Re: [eigen] a few things

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Benoît Jacob schrieb:
> Hi List
> when a class has a "static const int" member, this member is actually stored 
> in memory somewhere in the program's memory space, while an "enum" is just 
> used by the compiler and not stored in the program's memory space. Right?

A enum is definitely not stored in memory. A enum is just like a name, a
placeholder for a number.

A static variable has to be somewhere as other objects might access it.
But it's only created once. It might stop compilers from optimizing
things away (that GCC and ICC do work doesn't say that it works for all

> Now, before going for enums, I have a few more questions.
> 1) when the compiler sees something like
> enum MyType { First = 1, Second = 10000};
> the compiler may choose as underlying integer type for MyType any type that 
> can store the given values. In that case it might use "short int" 
> or "unsigned int" for example. The following example,
> enum MyType { First = 1, Second = -10000};
> is legal and the compiler is guaranteed to choose for MyType a signed type.
> [...]

See Stroustrup §4.8 Enumerations

The enum can hold the same values a int or unsigned int can hold
(depending if negative numbers are in the enumeration...)

> So I can always, regardless of the compiler, do:
> enum Size { Dynamic = -1, Generic = -2 };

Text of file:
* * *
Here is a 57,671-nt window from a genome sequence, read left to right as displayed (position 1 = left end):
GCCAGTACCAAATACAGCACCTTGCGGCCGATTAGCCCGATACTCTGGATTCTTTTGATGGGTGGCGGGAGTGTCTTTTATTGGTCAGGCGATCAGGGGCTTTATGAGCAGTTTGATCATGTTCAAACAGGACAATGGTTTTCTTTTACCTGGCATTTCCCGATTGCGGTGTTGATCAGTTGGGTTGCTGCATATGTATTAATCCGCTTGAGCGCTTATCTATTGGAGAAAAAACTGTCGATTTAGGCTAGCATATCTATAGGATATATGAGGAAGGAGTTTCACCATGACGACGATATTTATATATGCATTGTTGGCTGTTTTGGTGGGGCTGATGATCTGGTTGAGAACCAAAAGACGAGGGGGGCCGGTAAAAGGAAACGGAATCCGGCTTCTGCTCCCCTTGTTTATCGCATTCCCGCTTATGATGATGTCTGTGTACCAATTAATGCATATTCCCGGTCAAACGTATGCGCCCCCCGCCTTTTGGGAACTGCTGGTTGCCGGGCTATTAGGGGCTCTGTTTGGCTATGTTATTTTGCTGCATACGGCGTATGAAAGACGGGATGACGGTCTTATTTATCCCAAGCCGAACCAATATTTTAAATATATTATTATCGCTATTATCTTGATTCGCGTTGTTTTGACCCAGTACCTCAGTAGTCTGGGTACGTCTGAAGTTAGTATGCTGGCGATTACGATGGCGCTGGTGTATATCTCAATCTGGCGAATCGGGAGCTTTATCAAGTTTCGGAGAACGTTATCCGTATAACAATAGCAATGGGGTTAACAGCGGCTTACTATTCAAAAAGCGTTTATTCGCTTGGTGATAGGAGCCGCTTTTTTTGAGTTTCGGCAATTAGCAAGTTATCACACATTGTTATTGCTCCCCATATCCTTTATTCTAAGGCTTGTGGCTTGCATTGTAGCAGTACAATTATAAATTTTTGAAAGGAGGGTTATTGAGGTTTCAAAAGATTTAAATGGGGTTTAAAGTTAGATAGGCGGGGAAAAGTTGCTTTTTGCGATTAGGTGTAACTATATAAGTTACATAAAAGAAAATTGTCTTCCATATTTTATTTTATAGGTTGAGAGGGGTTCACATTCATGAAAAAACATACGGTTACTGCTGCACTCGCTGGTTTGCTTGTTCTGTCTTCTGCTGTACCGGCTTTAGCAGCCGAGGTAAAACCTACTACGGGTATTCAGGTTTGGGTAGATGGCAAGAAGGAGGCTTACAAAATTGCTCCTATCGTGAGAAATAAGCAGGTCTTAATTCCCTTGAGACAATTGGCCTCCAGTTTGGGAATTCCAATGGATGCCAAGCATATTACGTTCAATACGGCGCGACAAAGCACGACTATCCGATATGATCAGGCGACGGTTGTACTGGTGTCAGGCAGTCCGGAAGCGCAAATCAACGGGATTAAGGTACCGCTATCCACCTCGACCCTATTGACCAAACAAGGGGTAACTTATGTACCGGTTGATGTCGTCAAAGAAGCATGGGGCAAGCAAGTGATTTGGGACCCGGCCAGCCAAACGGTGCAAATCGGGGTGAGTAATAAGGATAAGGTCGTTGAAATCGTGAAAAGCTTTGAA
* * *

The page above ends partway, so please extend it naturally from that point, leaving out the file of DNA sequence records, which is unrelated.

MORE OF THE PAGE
> right?


> 2) Should my template parameters then be enums as well? Is this legal? Or 
> should I leave them as ints?

Leagal: I currently don't know
Usually they are ints. It doesn't create problems as templates are just
a crazy way of generating really complex class names (the process is
called name mangling and the compiler takes care of it...)

So these ints are just changing the name and are not generating any
memory or runtime overhead.

> My concern here is the following. Suppose that at some point during 
> compilation, the compiler has decided that the underlying integer type 
> for "enum Size" is "char"  (this counts as an integer type, right?)
> Suppose then (unlikely but possible) that later the compiler finds in the 
> source code an instanciation like
> Matrix<float, 128, 1> myBigFixedSizeVector;
> 128 doesn't fit into char so what happens?
> - compiler error?
> - integer overflow / undefined behavior?
> - or is the compiler so clever that it will first go through the whole source 
> code to see what integer type is really needed?

128 has to be of some type. If it's a enum then the enum at this
parameter position definitely has the right type - otherwise you
wouldn't be allowed to put that number there...

> Is it a good idea, to work around this issue, to declare enum Size as follows?
> enum Size { Dynamic = -1, Generic = -2, Dummy = INT_MAX };
> in order to ensure that the underlying type is "int" ?

You'd need something like that to be able to put that number there anyway.

enum flag { x=1, y=10 };  // create a enum of range 0:10
flag f1 = 5;          // error - 5 is not of type flag
flag f2 = flag(5);    // OK
flag f3 = flag(128);  // error, 128 is not in the range 0...10

=> my sugestion: use enum *in* the classes and int at "global" scope (=
the eigen namespace) and as template parameters

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